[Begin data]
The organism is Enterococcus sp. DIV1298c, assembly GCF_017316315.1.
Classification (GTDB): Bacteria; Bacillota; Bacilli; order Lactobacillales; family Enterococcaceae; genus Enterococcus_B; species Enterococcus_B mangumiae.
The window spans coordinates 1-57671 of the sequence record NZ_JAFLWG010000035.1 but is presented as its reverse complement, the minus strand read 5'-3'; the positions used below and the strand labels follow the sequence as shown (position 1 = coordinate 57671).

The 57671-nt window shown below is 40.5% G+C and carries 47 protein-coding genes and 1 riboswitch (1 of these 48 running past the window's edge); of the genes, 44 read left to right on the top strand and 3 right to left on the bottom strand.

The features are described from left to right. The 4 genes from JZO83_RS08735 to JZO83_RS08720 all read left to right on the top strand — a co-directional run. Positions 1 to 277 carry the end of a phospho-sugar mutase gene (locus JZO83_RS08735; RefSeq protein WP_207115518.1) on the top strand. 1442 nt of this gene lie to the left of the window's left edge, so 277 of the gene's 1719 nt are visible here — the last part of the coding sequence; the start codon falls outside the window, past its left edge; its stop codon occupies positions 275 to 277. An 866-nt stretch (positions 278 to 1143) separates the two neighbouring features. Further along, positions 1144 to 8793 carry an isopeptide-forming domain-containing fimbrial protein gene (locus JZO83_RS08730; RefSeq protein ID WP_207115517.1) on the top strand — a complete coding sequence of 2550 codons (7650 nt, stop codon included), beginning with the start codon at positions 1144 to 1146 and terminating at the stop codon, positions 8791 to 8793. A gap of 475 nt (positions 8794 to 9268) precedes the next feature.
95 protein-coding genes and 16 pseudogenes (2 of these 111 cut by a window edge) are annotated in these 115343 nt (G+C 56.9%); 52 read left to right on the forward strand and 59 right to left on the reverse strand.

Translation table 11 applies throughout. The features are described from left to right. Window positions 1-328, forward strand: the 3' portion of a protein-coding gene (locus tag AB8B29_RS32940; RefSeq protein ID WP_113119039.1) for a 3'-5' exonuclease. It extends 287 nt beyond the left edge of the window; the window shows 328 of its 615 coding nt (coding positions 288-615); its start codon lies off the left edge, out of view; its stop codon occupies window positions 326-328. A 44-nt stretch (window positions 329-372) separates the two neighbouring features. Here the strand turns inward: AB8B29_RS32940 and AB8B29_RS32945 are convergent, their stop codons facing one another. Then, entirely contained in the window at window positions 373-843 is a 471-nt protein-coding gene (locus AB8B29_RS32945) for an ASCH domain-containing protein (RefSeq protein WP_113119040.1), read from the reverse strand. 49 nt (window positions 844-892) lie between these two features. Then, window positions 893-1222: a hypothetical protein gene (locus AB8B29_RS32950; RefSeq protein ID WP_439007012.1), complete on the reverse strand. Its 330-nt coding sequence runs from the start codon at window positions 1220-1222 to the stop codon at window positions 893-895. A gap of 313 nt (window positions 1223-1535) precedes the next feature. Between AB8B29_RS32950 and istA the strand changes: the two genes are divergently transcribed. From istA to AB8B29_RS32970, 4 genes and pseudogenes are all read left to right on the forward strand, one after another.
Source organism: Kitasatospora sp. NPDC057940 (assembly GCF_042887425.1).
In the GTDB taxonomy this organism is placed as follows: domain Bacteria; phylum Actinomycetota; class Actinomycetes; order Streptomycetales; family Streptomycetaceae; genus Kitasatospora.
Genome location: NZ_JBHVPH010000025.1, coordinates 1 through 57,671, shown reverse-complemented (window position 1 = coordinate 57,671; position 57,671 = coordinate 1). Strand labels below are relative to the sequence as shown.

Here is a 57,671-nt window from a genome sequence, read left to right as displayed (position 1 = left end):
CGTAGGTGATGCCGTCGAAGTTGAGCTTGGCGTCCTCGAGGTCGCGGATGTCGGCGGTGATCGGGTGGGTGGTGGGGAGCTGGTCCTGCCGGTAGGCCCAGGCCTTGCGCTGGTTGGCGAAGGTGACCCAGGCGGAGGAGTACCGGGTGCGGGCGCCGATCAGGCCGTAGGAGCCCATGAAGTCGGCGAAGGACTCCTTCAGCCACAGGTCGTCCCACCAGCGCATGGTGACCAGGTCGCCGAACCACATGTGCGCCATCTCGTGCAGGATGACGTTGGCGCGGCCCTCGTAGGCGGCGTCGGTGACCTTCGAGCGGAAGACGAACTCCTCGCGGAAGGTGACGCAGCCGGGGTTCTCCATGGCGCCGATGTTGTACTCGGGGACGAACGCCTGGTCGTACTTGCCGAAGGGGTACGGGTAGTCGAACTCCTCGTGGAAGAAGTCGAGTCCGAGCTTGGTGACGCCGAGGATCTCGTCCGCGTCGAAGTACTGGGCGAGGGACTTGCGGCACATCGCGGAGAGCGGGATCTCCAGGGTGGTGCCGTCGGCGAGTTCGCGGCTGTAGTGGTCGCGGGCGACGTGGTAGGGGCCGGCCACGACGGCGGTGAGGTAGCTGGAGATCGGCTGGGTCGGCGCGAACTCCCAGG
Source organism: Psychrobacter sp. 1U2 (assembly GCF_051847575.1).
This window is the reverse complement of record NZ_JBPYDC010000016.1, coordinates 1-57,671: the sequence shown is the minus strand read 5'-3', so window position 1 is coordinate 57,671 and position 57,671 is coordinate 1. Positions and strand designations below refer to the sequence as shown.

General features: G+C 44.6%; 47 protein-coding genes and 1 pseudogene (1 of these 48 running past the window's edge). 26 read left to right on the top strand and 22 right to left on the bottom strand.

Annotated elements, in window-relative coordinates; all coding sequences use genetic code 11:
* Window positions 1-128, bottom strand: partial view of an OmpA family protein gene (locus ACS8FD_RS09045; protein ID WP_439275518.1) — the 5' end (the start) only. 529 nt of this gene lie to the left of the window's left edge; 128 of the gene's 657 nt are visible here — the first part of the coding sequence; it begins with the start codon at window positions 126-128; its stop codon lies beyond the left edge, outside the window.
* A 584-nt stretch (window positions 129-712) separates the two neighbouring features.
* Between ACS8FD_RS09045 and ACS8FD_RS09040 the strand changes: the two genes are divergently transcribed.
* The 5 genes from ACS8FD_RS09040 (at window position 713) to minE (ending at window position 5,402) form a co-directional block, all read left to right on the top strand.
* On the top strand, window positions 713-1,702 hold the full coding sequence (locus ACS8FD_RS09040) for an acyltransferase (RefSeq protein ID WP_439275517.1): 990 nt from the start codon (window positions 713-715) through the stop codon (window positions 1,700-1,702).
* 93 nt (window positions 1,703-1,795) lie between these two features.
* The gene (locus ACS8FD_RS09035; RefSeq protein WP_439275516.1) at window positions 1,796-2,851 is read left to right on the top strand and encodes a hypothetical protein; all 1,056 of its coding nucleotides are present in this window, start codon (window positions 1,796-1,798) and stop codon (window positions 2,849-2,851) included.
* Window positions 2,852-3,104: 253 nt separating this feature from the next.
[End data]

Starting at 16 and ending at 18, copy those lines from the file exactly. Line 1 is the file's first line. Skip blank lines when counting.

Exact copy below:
Annotated elements, in window-relative coordinates; all coding sequences use genetic code 11:
* Window positions 1-128, bottom strand: partial view of an OmpA family protein gene (locus ACS8FD_RS09045; protein ID WP_439275518.1) — the 5' end (the start) only. 529 nt of this gene lie to the left of the window's left edge; 128 of the gene's 657 nt are visible here — the first part of the coding sequence; it begins with the start codon at window positions 126-128; its stop codon lies beyond the left edge, outside the window.
* A 584-nt stretch (window positions 129-712) separates the two neighbouring features.